Electrical – How does forward voltage work


I had a small circuit with a few LEDs and a 10k ohm resistor, powered by a 5V pin from an Arduino.

I noticed that every time I added another if I had just one LED, then the resistor would drop most of the voltage, while the LED would only drop 1.6V. As I added another LED, now having two in the circuit along with a resistor, the resistor started to drop less voltage.

  • So my question is, if I kept on adding LEDs, why does the voltage dropped by the resistor decrease, is it because the forward voltage does not change?
  • What would happen if I added 10 LEDs, that have a forward voltage of 1.6V, only using an input of 5V, from my arduino, and a resistor?
  • Would the resistor create no voltage drop?
  • Would the forward voltage be reduced due to only providing 5V?
  • Or would only a few LEDS light up?
  • Why does voltage drop reduce for resistors and not LEDs?

Best Answer

The current through a diode vs the voltage is a very steep curve. A small change in voltage results in a huge change in current. When you add another diode, it takes approximately the forward voltage to turn on and then after that it takes very little change in voltage for a huge change in current. A resistor on the other hand is a gentle linear curve. A change in voltage results in a very similar change in current on a resistor.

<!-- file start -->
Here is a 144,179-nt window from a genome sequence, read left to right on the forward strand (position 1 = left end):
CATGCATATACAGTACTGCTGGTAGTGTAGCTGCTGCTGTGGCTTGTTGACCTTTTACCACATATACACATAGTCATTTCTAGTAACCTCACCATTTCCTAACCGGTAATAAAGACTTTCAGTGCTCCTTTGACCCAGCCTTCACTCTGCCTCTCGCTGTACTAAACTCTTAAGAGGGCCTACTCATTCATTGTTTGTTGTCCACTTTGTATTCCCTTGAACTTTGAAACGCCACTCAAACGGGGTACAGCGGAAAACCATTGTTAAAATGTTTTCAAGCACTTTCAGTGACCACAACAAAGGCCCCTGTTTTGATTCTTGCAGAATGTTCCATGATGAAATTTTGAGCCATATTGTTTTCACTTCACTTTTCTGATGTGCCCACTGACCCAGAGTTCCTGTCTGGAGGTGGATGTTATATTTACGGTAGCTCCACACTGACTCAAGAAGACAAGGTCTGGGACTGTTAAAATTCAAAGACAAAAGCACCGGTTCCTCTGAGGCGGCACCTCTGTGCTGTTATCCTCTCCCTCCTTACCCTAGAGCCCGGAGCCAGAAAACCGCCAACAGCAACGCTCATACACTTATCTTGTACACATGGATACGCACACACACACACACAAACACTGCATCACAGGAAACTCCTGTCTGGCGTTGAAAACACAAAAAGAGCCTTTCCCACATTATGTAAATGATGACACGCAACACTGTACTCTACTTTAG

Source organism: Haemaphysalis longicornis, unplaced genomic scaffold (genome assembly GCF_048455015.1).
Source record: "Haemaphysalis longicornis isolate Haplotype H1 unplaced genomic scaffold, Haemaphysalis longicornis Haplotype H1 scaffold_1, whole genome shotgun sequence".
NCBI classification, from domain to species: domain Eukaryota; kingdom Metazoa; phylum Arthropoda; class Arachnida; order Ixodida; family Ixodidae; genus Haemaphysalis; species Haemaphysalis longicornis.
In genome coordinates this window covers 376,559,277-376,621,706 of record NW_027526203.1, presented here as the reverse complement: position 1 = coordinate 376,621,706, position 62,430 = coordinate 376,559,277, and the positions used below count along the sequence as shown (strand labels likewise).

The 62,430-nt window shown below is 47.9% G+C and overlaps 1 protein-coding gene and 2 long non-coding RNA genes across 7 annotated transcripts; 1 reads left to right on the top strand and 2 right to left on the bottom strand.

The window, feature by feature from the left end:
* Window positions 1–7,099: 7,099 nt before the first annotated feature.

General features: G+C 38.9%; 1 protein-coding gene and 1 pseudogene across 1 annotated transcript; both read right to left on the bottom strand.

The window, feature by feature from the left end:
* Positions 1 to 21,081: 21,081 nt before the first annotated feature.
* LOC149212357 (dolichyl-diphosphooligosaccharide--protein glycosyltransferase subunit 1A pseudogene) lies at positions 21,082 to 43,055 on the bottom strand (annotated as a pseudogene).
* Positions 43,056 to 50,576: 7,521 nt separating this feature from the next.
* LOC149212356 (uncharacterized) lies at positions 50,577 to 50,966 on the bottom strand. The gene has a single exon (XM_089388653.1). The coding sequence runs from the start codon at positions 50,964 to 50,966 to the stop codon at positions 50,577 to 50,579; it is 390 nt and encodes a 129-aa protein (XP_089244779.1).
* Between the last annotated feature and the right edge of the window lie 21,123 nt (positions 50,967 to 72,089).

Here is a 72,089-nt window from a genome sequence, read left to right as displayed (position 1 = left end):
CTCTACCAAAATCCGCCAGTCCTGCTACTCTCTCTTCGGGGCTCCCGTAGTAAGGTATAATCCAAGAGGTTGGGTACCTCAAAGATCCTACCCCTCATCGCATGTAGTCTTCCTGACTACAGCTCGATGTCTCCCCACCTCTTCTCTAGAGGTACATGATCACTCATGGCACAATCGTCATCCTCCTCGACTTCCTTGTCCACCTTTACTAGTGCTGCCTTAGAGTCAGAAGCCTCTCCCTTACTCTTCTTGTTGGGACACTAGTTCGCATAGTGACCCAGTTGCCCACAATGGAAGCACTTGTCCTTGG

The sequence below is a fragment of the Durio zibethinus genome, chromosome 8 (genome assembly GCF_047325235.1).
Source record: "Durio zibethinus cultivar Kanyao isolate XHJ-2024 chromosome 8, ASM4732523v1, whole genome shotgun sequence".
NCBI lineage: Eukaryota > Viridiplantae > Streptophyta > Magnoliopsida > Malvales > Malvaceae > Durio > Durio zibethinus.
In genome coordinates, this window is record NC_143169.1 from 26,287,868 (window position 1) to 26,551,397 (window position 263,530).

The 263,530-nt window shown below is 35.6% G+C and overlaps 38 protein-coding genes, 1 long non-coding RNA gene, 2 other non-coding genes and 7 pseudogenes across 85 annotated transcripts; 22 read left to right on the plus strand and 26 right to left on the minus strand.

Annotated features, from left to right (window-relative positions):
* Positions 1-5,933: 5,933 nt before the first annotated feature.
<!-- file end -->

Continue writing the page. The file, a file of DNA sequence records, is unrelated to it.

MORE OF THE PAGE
Because of these different dynamics, you get the effect you see. Diodes consume their forward voltage and not much more, and resistors absorb all the changes in voltage. If you have so many LEDs that result in the requirement of 10V of forward voltage but you only give the series 5V, then they will either not light at all or will very very dimly glow.

The forward voltage is nothing more than a simplification of the diode curve which is actually exponential in nature. The forward voltage just gives us a good approximation.